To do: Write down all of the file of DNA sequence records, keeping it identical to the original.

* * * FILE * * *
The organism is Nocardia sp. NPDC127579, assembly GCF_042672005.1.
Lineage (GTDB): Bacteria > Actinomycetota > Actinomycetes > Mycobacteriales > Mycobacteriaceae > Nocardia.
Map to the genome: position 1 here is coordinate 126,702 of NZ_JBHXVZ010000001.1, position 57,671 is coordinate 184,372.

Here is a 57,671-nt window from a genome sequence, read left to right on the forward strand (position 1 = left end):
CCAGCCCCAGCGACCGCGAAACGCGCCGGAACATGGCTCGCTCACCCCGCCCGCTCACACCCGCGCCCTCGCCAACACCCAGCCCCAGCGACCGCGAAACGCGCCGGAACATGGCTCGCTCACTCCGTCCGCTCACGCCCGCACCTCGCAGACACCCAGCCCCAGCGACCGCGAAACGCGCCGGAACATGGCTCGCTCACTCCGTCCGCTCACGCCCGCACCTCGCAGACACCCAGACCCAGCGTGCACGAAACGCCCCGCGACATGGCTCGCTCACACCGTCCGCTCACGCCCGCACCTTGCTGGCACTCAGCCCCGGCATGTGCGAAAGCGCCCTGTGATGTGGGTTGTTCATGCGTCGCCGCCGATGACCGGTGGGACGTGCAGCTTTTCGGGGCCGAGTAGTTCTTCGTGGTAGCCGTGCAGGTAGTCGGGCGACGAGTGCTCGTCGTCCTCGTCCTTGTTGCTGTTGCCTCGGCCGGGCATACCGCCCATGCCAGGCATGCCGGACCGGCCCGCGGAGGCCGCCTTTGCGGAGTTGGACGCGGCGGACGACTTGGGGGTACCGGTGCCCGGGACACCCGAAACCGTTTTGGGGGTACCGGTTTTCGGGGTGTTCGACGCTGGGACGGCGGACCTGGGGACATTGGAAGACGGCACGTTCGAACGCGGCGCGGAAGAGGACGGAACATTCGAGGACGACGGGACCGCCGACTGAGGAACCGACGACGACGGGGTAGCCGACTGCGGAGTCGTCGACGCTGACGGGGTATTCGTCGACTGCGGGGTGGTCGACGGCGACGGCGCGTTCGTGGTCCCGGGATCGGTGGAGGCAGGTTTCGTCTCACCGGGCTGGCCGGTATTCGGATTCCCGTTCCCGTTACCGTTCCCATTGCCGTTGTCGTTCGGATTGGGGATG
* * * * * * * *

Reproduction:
The organism is Nocardia sp. NPDC127579, assembly GCF_042672005.1.
Lineage (GTDB): Bacteria > Actinomycetota > Actinomycetes > Mycobacteriales > Mycobacteriaceae > Nocardia.
Map to the genome: position 1 here is coordinate 126,702 of NZ_JBHXVZ010000001.1, position 57,671 is coordinate 184,372.

Here is a 57,671-nt window from a genome sequence, read left to right on the forward strand (position 1 = left end):
CCAGCCCCAGCGACCGCGAAACGCGCCGGAACATGGCTCGCTCACCCCGCCCGCTCACACCCGCGCCCTCGCCAACACCCAGCCCCAGCGACCGCGAAACGCGCCGGAACATGGCTCGCTCACTCCGTCCGCTCACGCCCGCACCTCGCAGACACCCAGCCCCAGCGACCGCGAAACGCGCCGGAACATGGCTCGCTCACTCCGTCCGCTCACGCCCGCACCTCGCAGACACCCAGACCCAGCGTGCACGAAACGCCCCGCGACATGGCTCGCTCACACCGTCCGCTCACGCCCGCACCTTGCTGGCACTCAGCCCCGGCATGTGCGAAAGCGCCCTGTGATGTGGGTTGTTCATGCGTCGCCGCCGATGACCGGTGGGACGTGCAGCTTTTCGGGGCCGAGTAGTTCTTCGTGGTAGCCGTGCAGGTAGTCGGGCGACGAGTGCTCGTCGTCCTCGTCCTTGTTGCTGTTGCCTCGGCCGGGCATACCGCCCATGCCAGGCATGCCGGACCGGCCCGCGGAGGCCGCCTTTGCGGAGTTGGACGCGGCGGACGACTTGGGGGTACCGGTGCCCGGGACACCCGAAACCGTTTTGGGGGTACCGGTTTTCGGGGTGTTCGACGCTGGGACGGCGGACCTGGGGACATTGGAAGACGGCACGTTCGAACGCGGCGCGGAAGAGGACGGAACATTCGAGGACGACGGGACCGCCGACTGAGGAACCGACGACGACGGGGTAGCCGACTGCGGAGTCGTCGACGCTGACGGGGTATTCGTCGACTGCGGGGTGGTCGACGGCGACGGCGCGTTCGTGGTCCCGGGATCGGTGGAGGCAGGTTTCGTCTCACCGGGCTGGCCGGTATTCGGATTCCCGTTCCCGTTACCGTTCCCATTGCCGTTGTCGTTCGGATTGGGGATG